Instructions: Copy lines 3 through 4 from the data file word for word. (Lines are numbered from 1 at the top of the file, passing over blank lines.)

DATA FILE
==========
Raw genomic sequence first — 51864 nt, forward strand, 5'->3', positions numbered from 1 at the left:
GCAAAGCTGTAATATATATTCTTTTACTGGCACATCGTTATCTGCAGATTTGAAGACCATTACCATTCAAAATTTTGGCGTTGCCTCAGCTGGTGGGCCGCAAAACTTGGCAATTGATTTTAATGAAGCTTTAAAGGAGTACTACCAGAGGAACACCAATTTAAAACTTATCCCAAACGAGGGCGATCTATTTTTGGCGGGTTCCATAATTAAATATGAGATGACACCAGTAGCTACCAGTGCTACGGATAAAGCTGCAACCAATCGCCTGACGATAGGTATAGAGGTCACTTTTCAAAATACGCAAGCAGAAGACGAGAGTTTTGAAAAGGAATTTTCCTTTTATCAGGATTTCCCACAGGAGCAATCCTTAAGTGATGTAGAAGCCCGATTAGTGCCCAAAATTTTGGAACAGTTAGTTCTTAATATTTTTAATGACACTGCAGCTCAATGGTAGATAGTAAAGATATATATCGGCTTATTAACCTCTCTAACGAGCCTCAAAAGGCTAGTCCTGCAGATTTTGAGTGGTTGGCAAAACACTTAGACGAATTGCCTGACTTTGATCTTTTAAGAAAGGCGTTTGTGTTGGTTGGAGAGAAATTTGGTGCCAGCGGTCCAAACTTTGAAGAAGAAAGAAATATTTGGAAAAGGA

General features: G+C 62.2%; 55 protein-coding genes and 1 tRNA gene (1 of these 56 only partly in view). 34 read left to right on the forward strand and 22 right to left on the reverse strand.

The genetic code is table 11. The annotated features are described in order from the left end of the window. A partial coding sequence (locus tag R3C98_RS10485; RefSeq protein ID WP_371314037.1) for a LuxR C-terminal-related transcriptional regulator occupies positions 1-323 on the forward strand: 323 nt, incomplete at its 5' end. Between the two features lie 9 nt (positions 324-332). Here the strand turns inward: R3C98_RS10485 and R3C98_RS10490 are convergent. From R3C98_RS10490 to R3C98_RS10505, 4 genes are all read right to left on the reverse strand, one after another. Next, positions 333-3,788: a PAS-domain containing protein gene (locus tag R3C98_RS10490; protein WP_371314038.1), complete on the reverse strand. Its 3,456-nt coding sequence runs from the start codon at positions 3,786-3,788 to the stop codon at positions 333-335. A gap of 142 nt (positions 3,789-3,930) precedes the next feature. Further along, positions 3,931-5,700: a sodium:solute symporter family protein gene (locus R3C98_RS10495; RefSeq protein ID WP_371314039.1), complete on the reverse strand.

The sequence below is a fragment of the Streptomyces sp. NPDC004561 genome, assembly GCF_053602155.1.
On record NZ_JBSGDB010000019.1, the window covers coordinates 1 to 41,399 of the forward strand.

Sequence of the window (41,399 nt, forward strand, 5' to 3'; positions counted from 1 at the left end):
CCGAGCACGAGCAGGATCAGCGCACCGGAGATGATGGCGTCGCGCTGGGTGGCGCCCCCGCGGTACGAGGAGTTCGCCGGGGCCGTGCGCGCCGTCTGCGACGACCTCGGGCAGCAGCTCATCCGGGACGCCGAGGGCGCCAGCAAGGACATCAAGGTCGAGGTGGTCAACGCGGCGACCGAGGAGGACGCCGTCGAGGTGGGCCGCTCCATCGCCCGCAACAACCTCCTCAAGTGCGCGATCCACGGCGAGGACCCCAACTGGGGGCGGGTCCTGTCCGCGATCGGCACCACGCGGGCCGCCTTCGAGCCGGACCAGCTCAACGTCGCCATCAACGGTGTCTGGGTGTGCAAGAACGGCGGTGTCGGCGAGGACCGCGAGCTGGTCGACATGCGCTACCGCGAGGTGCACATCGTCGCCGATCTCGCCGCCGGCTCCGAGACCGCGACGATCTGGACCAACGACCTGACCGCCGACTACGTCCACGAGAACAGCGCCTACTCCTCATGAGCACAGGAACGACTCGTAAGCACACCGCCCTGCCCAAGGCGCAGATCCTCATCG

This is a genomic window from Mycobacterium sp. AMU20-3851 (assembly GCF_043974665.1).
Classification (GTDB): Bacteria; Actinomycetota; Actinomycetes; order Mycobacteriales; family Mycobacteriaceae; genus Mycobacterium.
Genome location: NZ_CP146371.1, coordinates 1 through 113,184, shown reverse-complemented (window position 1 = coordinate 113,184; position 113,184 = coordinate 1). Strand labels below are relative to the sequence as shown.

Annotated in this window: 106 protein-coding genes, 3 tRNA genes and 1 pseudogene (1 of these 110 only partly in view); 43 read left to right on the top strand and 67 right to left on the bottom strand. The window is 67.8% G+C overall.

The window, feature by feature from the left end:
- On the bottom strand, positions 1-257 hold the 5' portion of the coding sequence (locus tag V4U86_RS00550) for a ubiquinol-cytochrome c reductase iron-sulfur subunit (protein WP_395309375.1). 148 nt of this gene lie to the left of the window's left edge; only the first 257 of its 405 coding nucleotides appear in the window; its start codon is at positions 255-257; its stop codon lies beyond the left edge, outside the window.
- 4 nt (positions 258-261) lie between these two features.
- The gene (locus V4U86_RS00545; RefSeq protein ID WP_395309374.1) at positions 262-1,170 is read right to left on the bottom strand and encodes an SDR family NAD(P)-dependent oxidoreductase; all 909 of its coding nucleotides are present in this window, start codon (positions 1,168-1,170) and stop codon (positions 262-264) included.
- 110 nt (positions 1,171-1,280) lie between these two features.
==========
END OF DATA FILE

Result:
General features: G+C 62.2%; 55 protein-coding genes and 1 tRNA gene (1 of these 56 only partly in view). 34 read left to right on the forward strand and 22 right to left on the reverse strand.

The genetic code is table 11. The annotated features are described in order from the left end of the window. A partial coding sequence (locus tag R3C98_RS10485; RefSeq protein ID WP_371314037.1) for a LuxR C-terminal-related transcriptional regulator occupies positions 1-323 on the forward strand: 323 nt, incomplete at its 5' end. Between the two features lie 9 nt (positions 324-332). Here the strand turns inward: R3C98_RS10485 and R3C98_RS10490 are convergent. From R3C98_RS10490 to R3C98_RS10505, 4 genes are all read right to left on the reverse strand, one after another. Next, positions 333-3,788: a PAS-domain containing protein gene (locus tag R3C98_RS10490; protein WP_371314038.1), complete on the reverse strand. Its 3,456-nt coding sequence runs from the start codon at positions 3,786-3,788 to the stop codon at positions 333-335. A gap of 142 nt (positions 3,789-3,930) precedes the next feature. Further along, positions 3,931-5,700: a sodium:solute symporter family protein gene (locus R3C98_RS10495; RefSeq protein ID WP_371314039.1), complete on the reverse strand.